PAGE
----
Features of the insurance-linked securities (ILS) asset class have attracted a sophisticated investor base that’s sought to cease margin compression in recent times, and should reinsurers follow suit it would signal true market convergence, according to Niklaus Hilti.
Following persistent margin reductions in the ILS space between 2011 and 2014, spreads have remained relatively stable since the closing months of 2014 through the first-quarter of 2016, explains Hilti, Head of ILS at Credit Suisse.
The growth of the ILS market in recent years has seen it claim an increasingly larger slice of the overall reinsurance market pie, with analysts stating that ILS capacity now accounts for roughly $70 billion of the $427 billion of total reinsurance capital.
Helping the sector expand both its capital base and product set, the institutional/third-party investors that operate in the space, which includes pension funds and hedge funds, have shown a willingness to support sector growth potential.
Capital markets investors’ have sought to increase their understanding of the risks and opportunities of ILS investments in recent times, instead of being just providers of capacity, a trend that has resulted in the ILS community growing in sophistication and becoming more mature and influential as an asset class.
“The key opportunity we see from an investor’s perspective is that ILS has proven to be very low correlated to traditional asset classes over the last 16 years and has delivered uncorrelated attractive returns.
“We see that more and more investors are appreciating this fact and recognise ILS as a true alternative investment strategy,” said Hilti.
Recent stabilisation in catastrophe bond margins, for example, is a reflection of the increased sophistication and discipline of ILS investors, explains Hilti. As this suggests that ILS investors are disciplined enough to resist investing “below a certain minimum margin over expected loss.”
“It will be very interesting to see if reinsurers follow the example of ILS investors and stop the margin compression and not just slow it down. If that happens, it will be a sign that the market has truly converged and does not fall into old reinsurance patterns,” said Hilti.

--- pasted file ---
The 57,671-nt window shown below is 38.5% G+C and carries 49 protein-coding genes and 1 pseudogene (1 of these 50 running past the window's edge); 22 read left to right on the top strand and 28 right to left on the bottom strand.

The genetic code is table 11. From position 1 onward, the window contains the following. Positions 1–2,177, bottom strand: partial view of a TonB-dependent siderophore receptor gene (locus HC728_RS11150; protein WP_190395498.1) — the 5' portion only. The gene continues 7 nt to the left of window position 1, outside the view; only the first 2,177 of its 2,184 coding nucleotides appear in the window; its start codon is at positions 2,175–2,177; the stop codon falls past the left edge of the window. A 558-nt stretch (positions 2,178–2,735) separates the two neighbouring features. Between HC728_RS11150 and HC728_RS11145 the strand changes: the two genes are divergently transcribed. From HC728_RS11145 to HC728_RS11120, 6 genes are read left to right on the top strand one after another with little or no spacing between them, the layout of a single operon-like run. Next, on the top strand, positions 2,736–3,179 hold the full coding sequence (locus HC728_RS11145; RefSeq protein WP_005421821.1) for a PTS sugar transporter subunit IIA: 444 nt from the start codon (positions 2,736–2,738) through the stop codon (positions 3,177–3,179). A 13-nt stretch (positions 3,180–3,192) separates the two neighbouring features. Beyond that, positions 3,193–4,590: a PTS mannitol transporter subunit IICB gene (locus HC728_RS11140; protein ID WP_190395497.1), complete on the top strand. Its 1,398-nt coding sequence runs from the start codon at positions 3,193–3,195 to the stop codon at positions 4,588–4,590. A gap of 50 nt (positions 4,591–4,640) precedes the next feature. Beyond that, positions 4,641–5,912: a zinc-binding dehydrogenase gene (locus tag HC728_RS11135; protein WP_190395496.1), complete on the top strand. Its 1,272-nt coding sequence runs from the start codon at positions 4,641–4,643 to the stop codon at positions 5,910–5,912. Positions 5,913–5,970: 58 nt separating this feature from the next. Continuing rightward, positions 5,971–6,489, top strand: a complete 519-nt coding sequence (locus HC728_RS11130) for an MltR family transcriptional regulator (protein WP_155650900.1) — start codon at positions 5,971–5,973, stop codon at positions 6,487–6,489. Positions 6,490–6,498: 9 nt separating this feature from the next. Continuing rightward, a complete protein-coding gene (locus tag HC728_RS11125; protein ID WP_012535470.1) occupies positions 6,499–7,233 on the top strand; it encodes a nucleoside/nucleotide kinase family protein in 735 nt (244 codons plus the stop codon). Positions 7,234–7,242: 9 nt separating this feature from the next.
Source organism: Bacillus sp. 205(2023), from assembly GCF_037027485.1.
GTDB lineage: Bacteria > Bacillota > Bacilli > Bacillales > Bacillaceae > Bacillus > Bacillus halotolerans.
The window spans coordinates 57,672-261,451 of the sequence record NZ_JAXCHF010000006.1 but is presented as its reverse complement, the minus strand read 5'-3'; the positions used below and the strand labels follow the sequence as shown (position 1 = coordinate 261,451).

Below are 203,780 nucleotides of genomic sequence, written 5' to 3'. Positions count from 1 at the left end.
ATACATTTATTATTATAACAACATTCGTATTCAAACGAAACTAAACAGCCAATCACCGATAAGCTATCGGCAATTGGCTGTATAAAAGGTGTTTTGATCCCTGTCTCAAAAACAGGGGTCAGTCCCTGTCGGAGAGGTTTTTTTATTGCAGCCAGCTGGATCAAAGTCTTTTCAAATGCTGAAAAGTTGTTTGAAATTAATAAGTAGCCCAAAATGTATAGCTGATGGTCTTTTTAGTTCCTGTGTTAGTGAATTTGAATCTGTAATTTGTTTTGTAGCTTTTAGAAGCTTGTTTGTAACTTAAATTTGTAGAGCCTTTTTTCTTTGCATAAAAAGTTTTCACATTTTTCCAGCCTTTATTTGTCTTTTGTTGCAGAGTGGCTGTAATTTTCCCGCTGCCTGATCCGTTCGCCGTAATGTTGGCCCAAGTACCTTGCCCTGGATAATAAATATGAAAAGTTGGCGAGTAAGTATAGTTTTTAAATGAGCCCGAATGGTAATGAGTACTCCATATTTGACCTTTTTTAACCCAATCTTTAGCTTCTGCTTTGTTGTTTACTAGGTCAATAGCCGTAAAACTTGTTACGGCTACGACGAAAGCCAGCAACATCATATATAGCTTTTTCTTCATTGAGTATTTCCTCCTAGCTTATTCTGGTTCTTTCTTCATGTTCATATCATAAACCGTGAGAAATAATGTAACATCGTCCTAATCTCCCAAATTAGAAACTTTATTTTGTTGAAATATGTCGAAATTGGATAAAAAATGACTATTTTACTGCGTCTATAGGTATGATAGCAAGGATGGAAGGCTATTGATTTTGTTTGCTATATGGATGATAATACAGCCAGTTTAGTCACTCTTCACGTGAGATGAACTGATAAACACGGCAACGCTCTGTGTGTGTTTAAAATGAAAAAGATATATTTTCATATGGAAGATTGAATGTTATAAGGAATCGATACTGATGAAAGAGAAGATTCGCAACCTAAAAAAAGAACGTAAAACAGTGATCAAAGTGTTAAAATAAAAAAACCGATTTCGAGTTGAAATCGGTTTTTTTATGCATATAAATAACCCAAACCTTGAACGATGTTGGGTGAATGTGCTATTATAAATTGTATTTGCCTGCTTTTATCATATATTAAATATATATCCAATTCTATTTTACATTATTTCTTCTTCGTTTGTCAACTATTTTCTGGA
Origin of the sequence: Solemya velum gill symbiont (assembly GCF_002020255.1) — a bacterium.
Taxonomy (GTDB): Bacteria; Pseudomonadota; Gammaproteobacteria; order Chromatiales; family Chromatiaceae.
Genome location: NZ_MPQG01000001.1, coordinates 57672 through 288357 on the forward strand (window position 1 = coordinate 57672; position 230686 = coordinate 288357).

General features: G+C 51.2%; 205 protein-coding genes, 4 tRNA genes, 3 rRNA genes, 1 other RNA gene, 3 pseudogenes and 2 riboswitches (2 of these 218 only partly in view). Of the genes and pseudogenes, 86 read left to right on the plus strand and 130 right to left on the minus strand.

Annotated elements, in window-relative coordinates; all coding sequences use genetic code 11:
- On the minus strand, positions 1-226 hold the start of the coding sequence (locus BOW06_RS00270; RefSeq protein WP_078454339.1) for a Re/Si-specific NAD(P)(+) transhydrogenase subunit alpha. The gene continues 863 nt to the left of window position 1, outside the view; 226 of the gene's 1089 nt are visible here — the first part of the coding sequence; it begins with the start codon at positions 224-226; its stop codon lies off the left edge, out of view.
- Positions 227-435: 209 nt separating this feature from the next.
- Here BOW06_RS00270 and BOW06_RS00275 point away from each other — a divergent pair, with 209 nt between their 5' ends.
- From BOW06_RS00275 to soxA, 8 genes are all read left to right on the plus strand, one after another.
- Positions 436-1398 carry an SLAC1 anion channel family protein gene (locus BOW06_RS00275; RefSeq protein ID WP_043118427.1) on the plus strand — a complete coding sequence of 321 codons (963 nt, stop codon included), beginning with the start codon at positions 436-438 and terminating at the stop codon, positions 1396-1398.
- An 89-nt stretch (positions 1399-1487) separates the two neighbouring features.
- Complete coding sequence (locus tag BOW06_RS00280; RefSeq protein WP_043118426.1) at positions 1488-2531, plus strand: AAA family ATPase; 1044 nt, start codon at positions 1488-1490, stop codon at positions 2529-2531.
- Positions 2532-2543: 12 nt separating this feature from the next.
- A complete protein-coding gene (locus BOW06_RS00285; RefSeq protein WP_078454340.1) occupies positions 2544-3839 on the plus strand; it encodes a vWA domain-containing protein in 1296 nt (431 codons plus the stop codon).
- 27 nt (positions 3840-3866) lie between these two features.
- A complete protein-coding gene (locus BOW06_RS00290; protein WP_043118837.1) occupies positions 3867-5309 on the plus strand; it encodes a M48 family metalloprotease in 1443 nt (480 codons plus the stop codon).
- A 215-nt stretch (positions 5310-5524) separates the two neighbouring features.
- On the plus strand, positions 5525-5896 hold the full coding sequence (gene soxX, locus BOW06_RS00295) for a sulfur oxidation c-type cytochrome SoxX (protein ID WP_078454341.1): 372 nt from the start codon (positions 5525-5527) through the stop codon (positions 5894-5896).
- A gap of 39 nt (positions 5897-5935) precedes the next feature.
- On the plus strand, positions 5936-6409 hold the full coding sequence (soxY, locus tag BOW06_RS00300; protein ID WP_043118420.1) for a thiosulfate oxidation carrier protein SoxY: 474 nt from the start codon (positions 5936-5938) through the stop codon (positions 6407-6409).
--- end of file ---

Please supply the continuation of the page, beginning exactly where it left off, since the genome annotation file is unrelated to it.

Rates in the global reinsurance industry have been under pressure for a prolonged period, with ample capacity, the benign loss landscape, and intense competition contributing to a continuation of rate depression.
However, and perhaps a sign that pricing in the sector is increasingly nearing a floor, or possibly a signal that reinsurers are starting to push back and will only allow rates to fall so far, or both, analysts have noted a deceleration in price declines so far in 2016.
Throughout last year Artemis reported the views of certain ILS and re/insurance industry representatives that the distinction between ILS and reinsurance would continue to blur.
And as the lines between reinsurance and ILS have greyed more and more, driven in part by the increased utilisation of ILS capacity by insurers and reinsurers, and the increased sophistication of the ILS investor and marketplace, it appears that true ILS and reinsurance market convergence is drawing nearer.
Gone are the days when discussions surrounding ILS focused on the longevity of the space and permanence of its investors, as the insurance and reinsurance landscape now recognises the potential efficiency and diversification benefits ILS structures can bring to risk portfolios.
As a result, a growing and substantial number of insurers and reinsurers now work with the expanding base of capital markets investors in some form, whether via catastrophe bond issuance, collateralised reinsurance agreements, sidecar ventures, and so on.
Rates in the global insurance and reinsurance industry are expected to continue to decline through 2016, meaning firms will likely find it increasingly difficult to achieve desirable underwriting returns.
And with interest rates around the globe remaining low any revenue on the investment side of the balance sheet will likely be difficult to come by as well.
This could mean greater demand and use for reinsurance protection in the coming months as primary players look to bolster and diversify their catastrophe reinsurance programmes and beyond.
And, with ILS continuing to expand its share of global reinsurance capacity, any upticks in reinsurance demand will likely filter down into the capital markets, resulting in more ILS capacity finding its way onto reinsurance programmes, and driving the growth of the convergence market.
Hilti’s comments are taken from a new report published by Clear Path Analysis, titled ‘Insurance-Linked Securities for institutional Investors 2016‘. The full report can be downloaded by registering your details with Clear Path Analysis here.